A lot has changed since Kenny Dalglish’s last league title (1990) with Liverpool till his return, which lasted 18 months, and produced only a Carling Cup. Liverpool haven’t won a league title for 22 years, coming relatively close twice, under foreign manager.
Graeme Souness, Roy Evans, Gerard Houllier, Rafa Benitez and Roy Hodgson couldn’t bring back the glory days of the 1980’s and 1970’s. Maybe that’s where the problem is. The expectations to return to those days, maybe gone, forever.
Where it all started to go wrong? Some say it was the Heysel disaster. Some say it was Hillsborough. But the fact is that Graeme Souness was the first full time manager at Anfield that failed to win a league title. He did win the FA Cup in 1992, his first season with the club, but just the FA Cup isn’t enough. Souness won everything as a player for the reds. He lasted less than three full seasons with the club, winning 65 of his 157 matches. He got fired in January, 1994, after a poor league run and losing to Bristol City in the FA Cup.
He broke up the Liverpool DNA with his transfer policy, or so they say. Souness didn’t have much of a choice in some cases. He never got the players’ trust, and bringing in relatively expensive new signings, which was against the clubs famous boot room policy, didn’t help his relations with the aging stars from the Dalglish era.
Evans was the last piece of Boot Room furniture to become the Liverpool manager. His time was better than Souness’, aided by the rise of Robbie Fowler and Steve McManaman, winning the League Cup (1995) and finishing as FA Cup runners up in 1996, also translating into a easy-on-the eyes styel, with Jamie Redknapp also thrown into the mix. They finished fourth in 1995 and third in 1996. Liverpool looked like title contenders again, even leading the league at some point in the 1996-1997 season, eventually falling off the race to finish fourth.
Evans was blamed for not being able to control his young stars, who got labelled as the spice boys. The 1997-1998 season was again supposed to be the breakout year for the team, but Robbie Fowler got injured, and Michael Owen’s first full season was good enough for third. Then came Gerard Houllier as co-manager, but Evans didn’t last long with that arrangement, ending the Liverpool-manager line. Evans won 123 of his 244 matches with the club.
Gerard Houllier brought Liverpool into the Bosman era. Once Roy Evans was gone, he began his five-year program, which included a lot of exits, mostly of British players, while bringing in foreign talent in arguable quality. But after a very disappointing 1998-1999 season (7th finish), things started to look better for the club – A fourth place finish in 2000 and a fantastic 2001, winning the Cup treble – The UEFA Cup, FA Cup and League Cup.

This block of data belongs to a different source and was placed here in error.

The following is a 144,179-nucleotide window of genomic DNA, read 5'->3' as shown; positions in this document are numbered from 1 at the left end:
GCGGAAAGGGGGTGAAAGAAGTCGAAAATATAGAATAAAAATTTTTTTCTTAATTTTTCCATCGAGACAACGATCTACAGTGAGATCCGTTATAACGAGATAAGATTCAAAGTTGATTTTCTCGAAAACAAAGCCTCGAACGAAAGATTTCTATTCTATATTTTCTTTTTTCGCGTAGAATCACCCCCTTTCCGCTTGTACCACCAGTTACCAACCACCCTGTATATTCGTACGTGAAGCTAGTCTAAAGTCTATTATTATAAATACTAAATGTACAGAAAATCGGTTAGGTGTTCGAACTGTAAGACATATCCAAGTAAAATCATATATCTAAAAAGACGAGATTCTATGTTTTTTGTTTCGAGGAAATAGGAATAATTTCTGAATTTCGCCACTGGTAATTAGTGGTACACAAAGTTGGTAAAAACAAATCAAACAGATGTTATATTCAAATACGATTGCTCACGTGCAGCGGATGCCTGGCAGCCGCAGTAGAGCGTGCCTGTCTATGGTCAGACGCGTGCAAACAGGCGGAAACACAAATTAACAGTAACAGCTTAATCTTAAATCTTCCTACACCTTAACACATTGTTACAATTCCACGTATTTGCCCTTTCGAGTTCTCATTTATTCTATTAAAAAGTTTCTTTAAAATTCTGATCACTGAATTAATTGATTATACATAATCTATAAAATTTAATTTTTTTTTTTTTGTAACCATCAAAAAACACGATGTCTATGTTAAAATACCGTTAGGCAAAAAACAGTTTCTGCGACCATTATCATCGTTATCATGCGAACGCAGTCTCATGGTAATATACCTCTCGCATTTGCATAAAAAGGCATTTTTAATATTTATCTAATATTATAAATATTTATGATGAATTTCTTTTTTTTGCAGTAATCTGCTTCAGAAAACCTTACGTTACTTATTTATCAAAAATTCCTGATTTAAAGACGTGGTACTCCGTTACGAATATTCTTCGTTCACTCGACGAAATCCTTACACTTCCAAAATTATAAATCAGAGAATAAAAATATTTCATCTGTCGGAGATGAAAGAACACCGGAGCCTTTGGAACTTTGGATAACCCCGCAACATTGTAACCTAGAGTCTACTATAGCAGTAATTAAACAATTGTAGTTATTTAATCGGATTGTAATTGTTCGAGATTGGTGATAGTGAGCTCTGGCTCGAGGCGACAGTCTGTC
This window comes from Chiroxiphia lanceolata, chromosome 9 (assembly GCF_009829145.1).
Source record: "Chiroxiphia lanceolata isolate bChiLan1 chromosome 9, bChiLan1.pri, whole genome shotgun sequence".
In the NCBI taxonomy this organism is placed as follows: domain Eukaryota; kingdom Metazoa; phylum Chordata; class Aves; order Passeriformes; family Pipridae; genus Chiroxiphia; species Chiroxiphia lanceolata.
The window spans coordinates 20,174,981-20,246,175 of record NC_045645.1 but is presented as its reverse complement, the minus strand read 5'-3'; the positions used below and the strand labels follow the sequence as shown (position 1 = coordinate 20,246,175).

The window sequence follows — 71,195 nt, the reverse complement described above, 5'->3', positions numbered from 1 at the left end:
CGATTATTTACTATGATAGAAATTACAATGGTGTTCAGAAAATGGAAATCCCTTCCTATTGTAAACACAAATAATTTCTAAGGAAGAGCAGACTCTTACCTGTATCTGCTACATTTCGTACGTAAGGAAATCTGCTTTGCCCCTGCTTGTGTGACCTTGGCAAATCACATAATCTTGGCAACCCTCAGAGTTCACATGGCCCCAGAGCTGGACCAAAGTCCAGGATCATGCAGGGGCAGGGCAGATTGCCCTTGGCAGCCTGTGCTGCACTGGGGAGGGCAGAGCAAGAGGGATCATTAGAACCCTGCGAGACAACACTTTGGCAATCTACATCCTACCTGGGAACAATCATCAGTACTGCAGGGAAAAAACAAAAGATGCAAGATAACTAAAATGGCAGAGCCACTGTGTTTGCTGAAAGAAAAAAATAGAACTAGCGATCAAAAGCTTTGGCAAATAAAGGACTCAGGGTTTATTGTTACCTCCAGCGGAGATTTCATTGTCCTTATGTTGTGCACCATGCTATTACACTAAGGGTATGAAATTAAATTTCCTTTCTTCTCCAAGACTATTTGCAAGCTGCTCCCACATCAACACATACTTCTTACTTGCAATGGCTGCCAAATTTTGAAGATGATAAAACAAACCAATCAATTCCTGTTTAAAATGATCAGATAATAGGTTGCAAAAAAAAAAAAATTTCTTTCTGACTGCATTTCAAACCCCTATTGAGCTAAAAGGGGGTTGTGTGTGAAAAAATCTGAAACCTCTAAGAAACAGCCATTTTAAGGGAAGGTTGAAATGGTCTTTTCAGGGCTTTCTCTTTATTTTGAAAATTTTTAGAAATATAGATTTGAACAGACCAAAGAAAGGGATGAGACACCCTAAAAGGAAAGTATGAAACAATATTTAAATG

Liverpool weren’t far from winning the title in 2002, leading the table for some parts of the season, eventually finishing second, their best Premier League finish ever since Dalglish left. But the last couple of seasons for Houllier were marred with bad signings and bad football, which eventually resulted in his departure after six seasons. His famous last words at the end of his final press conference – If they want to go back to the ’70s & ’80s they can do that but not with me.
Maybe he’ll be back, because he certainly never lost the love of the fans. Benitez was brought after his huge success with Valencia – winning two La Liga titles and the UEFA Cup. But his first year with Liverpool wasn’t great, finishing fifth in the league, which meant they would miss the Champions League. But Benitez lead the club on a magical Champions League run, ending with an improbable final and an improbable penalty shootout win over AC Milan, bringing home the first European Cup trophy back to Anfield after 21 years.
Benitez’ team wasn’t a attractive team, instead a powerful one, with strong defense and a very powerful centre midfield, with Steven Gerrard and Xabi Alonso being the dominant figures. Enjoying Gerrard’s best days helped Benitez establish himself as the most successful Liverpool manager since Dalglish. It didn’t end with the league title. The FA Cup in 2006, that was it. Liverpool did finish second in 2008-2009, four points behind Manchester United, but the relationship with the owners fell apart from there. After a 7th place finish in 2010, Benitez packed up and left. He won 194 matches out of his 350.
A failed experiment, although Hodgson never enjoyed the famous longevity every other Liverpool manager enjoyed. A change of times. Under two different ownership groups, Hodgson lasted until January, not enjoying any kind of big money that Dalglish did from the FSG shortly after. Hodgson was responsible for Liverpool’s worst start of the season in nearly 60 years. That cost him his job, although things have looked up for ever since – A good job with West Brom and now the English national team.